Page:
Speaking of war criminals, Rumsfeld’s mentor, Henry Kissinger was probably involved with the terrorist bombing on US soil in 1976.
On September 21, 1976, agents of Chilean dictator Augusto Pinochet placed a bomb in a car in Washington, D.C., used by Chile’s former ambassador, Orlando Letelier. When detonated later that day, the bomb killed Letelier and an American citizen accompanying him, Ronni Moffitt. Did the U.S. government play some sort of role in this double homicide, carried out in the nation’s capital? On Friday, as Ken Silverstein notes, the Associated Press’s Pete Yost published the essence of a damning new document, showing that Henry Kissinger canceled a State Department warning that was to have gone to Chile just days before the assassination:
In 1976, the South American nations of Chile, Argentina and Uruguay were engaged in a program of repression code-named Operation Condor that targeted those governments’ political opponents throughout Latin America, Europe and even the United States. Based on information from the CIA, the U.S. State Department became concerned that Condor included plans for political assassination around the world. The State Department drafted a plan to deliver a stern message to the three governments not to engage in such murders.
In the Sept. 16, 1976 cable, the topic of one paragraph is listed as “Operation Condor,” preceded by the words “(KISSINGER, HENRY A.) SUBJECT: ACTIONS TAKEN.” The cable states that “secretary declined to approve message to Montevideo” Uruguay “and has instructed that no further action be taken on this matter.” “The Sept. 16 cable is the missing piece of the historical puzzle on Kissinger’s role in the action, and inaction, of the U.S. government after learning of Condor assassination plots,” Peter Kornbluh, the National Security Archive’s senior analyst on Chile, said Saturday. Kornbluh is the author of “The Pinochet File: A Declassified Dossier on Atrocity and Accountability.”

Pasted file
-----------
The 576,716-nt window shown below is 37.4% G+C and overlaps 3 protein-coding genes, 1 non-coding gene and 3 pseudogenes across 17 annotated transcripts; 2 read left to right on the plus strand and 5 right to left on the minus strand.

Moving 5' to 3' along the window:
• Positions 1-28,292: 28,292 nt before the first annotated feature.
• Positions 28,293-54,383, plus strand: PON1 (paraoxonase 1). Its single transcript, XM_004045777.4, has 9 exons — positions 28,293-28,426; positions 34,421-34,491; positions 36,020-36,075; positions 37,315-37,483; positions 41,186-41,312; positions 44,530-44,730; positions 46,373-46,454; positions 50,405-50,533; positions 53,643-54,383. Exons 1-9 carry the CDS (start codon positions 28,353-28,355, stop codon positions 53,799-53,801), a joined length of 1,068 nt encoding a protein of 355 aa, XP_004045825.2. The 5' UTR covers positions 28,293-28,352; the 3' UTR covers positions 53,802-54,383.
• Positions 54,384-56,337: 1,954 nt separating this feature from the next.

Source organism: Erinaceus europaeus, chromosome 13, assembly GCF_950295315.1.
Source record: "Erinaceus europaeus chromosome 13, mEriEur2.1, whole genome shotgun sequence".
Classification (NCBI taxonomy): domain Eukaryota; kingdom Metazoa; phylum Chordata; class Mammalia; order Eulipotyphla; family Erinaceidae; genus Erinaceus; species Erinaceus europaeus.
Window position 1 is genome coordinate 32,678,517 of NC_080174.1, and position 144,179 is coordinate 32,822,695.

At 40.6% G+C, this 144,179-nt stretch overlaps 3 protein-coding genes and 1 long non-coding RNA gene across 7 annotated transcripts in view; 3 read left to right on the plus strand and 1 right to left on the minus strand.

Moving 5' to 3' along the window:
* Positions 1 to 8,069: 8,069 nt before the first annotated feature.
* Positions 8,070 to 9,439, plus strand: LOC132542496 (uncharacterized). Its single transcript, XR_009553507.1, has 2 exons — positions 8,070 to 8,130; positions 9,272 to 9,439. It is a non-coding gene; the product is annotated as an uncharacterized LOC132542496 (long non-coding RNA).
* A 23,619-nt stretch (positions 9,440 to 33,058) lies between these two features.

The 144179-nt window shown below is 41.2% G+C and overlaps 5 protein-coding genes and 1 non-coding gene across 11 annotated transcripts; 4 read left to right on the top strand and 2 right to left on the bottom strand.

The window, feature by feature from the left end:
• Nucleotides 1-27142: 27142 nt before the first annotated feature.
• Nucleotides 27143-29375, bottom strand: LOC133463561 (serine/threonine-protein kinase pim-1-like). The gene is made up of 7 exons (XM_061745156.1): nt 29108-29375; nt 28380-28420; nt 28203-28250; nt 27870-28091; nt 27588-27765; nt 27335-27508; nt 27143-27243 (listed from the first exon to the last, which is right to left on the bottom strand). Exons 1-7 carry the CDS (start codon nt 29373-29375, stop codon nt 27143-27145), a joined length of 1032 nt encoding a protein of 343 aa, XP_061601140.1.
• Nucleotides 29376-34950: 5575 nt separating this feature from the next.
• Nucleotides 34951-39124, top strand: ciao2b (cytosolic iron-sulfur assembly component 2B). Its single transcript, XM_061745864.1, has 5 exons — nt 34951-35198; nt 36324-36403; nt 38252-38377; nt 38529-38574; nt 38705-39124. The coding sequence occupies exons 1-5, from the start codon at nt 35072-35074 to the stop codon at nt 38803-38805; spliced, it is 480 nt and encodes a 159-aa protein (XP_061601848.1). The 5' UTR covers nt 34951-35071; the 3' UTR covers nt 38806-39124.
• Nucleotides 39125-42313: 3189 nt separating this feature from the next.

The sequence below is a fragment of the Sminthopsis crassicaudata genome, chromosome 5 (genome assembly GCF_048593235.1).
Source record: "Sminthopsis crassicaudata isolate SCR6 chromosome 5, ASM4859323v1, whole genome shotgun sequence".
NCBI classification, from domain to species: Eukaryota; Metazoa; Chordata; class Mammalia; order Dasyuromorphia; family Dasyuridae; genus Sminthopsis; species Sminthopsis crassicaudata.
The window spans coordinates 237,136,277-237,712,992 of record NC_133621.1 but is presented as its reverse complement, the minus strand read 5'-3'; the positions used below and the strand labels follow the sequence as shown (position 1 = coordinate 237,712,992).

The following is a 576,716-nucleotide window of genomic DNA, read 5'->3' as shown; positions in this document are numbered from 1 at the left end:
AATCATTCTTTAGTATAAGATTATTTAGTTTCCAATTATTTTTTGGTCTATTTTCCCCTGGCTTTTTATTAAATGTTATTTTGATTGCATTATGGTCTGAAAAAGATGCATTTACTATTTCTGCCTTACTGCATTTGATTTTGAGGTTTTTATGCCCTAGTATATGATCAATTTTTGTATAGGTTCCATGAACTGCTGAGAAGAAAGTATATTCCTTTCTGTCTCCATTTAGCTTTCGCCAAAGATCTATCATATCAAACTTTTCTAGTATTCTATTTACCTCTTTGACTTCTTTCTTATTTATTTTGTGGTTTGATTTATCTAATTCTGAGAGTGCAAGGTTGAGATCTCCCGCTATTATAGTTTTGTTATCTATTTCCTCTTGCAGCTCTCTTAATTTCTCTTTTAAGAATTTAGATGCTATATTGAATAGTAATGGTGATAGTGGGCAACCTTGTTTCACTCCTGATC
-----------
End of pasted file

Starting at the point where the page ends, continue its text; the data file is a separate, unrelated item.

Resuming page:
[Click to continue reading The Case Against Kissinger Deepens—By Scott Horton (Harper's Magazine)]
From TPM News:
On Sept. 21, 1976, agents of Chilean Gen. Augusto Pinochet planted a car bomb and exploded it on a Washington, D.C., street, killing both former Ambassador Orlando Letelier, and an American colleague, Ronni Karpen Moffitt. Letelier was one of the most outspoken critics of the Pinochet government.
Nearly a month before the blast, the State Department seemed intent on delivering a strong message to the governments engaged in Operation Condor.
An Aug. 23, 1976 State Department cable instructs the U.S. embassies in the capitals of Chile, Argentina and Uruguay to “seek appointment as soon as possible with highest appropriate official, preferably the chief of state.”
The message that was to be conveyed: the U.S. government knows that Operation Condor may “include plans for the assassination of subversives, politicians and prominent figures both within the national borders of certain … countries and abroad.”
“What we are trying to head off is a series of international murders that could do serious damage to the international status and reputation of the countries involved,” Shlaudeman wrote in a memo to Kissinger dated Aug. 30, 1976. That memo is referenced in the newly disclosed Sept. 16, 1976 cable containing Kissinger’s name.
[Click to continue reading Cable ties Kissinger to Chile controversy | TPM News Pages]